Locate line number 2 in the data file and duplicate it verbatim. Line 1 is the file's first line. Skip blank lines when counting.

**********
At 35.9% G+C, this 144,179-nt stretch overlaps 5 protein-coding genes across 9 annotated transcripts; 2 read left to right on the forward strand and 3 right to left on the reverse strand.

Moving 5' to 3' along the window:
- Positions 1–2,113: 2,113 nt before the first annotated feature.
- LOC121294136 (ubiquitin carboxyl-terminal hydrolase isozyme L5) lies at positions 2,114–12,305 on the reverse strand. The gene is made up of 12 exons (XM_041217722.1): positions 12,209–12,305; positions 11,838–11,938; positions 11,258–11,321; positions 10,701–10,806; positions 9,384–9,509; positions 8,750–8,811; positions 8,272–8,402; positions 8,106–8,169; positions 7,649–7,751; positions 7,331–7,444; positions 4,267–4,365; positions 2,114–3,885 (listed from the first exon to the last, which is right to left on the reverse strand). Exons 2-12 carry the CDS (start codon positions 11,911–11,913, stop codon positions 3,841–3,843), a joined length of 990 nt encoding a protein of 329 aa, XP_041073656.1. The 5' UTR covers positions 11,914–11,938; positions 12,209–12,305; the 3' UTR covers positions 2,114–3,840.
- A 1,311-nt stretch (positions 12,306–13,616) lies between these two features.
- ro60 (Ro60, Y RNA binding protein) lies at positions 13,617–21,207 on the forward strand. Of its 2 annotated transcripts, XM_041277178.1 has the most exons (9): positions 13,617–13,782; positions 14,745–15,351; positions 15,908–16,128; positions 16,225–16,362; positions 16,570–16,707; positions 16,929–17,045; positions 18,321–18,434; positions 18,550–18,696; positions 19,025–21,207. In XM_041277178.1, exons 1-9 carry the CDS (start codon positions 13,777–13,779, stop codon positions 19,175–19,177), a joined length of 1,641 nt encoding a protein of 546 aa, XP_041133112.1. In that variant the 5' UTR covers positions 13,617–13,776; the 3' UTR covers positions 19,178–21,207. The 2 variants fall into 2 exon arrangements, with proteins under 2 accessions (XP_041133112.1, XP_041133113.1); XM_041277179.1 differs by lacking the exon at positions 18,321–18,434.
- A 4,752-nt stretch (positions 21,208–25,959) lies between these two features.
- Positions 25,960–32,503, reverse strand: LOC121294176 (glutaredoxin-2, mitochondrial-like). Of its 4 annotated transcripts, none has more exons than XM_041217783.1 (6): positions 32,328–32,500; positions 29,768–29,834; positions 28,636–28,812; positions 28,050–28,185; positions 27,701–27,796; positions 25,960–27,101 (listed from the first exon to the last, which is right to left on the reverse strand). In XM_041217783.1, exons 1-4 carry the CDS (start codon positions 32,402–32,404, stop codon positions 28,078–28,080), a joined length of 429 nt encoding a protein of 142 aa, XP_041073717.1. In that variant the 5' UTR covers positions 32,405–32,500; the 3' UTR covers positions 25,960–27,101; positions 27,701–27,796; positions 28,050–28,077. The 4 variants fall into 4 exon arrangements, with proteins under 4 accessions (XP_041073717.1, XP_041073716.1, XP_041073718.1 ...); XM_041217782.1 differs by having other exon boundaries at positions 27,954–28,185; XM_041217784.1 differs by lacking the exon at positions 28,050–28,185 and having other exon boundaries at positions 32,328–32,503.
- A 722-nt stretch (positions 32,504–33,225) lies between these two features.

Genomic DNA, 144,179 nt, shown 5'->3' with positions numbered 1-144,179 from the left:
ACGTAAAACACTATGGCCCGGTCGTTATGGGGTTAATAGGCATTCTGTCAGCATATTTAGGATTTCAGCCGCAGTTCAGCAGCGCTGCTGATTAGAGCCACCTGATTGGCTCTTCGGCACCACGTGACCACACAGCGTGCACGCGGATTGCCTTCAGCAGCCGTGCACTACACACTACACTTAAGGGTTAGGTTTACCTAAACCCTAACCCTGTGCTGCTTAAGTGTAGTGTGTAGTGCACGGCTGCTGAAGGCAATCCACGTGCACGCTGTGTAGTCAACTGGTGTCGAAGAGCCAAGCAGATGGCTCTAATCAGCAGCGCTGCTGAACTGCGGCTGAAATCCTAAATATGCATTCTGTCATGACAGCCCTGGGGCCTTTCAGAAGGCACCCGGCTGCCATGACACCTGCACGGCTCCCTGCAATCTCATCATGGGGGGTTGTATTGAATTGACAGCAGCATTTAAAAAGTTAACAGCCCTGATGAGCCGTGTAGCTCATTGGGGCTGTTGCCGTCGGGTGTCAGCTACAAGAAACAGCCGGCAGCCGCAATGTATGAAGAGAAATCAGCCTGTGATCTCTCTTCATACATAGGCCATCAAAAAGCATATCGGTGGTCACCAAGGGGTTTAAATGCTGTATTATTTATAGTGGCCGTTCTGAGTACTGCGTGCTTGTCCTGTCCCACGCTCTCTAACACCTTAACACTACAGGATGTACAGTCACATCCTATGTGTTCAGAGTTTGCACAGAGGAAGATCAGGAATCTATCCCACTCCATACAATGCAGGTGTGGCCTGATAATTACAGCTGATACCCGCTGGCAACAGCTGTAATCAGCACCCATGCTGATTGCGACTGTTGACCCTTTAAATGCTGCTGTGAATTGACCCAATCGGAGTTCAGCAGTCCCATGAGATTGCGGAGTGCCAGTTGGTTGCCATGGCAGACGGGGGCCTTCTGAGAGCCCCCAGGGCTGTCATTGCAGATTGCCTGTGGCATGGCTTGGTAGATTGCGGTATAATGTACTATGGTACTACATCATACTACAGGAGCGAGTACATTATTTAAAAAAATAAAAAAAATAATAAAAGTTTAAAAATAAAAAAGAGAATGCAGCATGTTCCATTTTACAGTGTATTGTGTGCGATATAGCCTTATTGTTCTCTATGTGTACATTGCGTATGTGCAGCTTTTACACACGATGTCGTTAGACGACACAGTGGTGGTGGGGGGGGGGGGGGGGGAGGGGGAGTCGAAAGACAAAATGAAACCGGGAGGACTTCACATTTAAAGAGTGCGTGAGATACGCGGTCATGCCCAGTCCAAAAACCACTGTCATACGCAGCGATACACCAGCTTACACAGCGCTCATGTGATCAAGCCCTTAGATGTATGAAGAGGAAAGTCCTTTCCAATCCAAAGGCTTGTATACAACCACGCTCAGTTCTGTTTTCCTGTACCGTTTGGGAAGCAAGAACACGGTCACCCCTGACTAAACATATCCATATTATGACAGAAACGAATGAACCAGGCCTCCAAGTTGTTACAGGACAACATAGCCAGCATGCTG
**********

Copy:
Moving 5' to 3' along the window: